Remember to Make Wide Turns

One of the most common mistakes people make when towing an RV? Making sharp turns. Remember that your turn radius is terrible when towing, and you’ll need to adjust accordingly, giving yourself plenty of room to make wide turns. 

Take It Slow

The faster you drive, the less control you have over a vehicle. This applies to RVs just as much as any other vehicle, and since RVs aren’t always the easiest vehicle to control in the first place, taking it slow is definitely a good idea.

Generally speaking, we don’t recommend towing faster than 55–60 mph, and we often find ourselves going slower than that if driving in bad weather or mountainous areas. 

Leave a Gap

As long as you pay attention to weight capacities on your rig, you should definitely be able to stop when towing your RV. That said, even when you stay well under weight restrictions, you will still be driving a large, heavy vehicle with a ton of momentum behind it, and stopping will still take longer than it would in a smaller vehicle.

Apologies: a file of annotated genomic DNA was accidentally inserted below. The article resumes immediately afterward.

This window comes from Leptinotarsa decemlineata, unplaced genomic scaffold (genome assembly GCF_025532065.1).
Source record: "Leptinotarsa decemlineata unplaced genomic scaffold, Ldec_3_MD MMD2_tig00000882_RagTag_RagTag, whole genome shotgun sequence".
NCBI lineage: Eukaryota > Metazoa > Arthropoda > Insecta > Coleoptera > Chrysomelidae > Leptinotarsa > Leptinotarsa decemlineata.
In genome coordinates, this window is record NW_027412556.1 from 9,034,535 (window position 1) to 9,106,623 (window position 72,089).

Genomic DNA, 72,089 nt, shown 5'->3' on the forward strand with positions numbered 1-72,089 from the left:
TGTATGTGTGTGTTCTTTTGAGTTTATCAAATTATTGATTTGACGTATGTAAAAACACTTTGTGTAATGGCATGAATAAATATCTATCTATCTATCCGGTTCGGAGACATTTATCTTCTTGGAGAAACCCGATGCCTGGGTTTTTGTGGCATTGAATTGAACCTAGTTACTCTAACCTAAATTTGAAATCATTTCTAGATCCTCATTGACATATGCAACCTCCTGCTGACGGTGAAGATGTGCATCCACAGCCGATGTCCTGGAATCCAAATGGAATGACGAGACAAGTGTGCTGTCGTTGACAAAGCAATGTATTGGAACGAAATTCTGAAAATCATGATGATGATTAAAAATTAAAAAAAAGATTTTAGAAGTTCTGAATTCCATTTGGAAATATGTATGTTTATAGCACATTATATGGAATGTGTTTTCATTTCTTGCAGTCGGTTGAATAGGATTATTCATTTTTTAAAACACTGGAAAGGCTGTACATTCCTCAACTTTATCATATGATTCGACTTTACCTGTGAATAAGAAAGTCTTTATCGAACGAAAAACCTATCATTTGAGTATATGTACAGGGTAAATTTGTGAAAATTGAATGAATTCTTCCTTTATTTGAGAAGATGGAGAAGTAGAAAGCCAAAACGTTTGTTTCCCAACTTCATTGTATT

Always leave a large gap between yourself and the person in front of you, giving yourself plenty of space to stop if you should hit a traffic jam suddenly. 

Avoid Driving in Wind and Rain when Possible

Our last bit of advice? Avoid driving in high winds and heavy rain whenever possible. Towing in either of these weather conditions is unsafe.

If you absolutely must tow in the rain, consider using RainX to improve visibility. Slowing down will help in both the wind and the rain, and giving yourself plenty of breaks is a good idea since driving in adverse weather is tiring.

Hopefully these tips and tricks help you enjoy your RV travels while keeping you safe. We’re sure you’re going to have an amazing time exploring the world, and as you drive down the road to your next destinations, you’ll almost certainly be thankful you took the time to learn how to do so safely.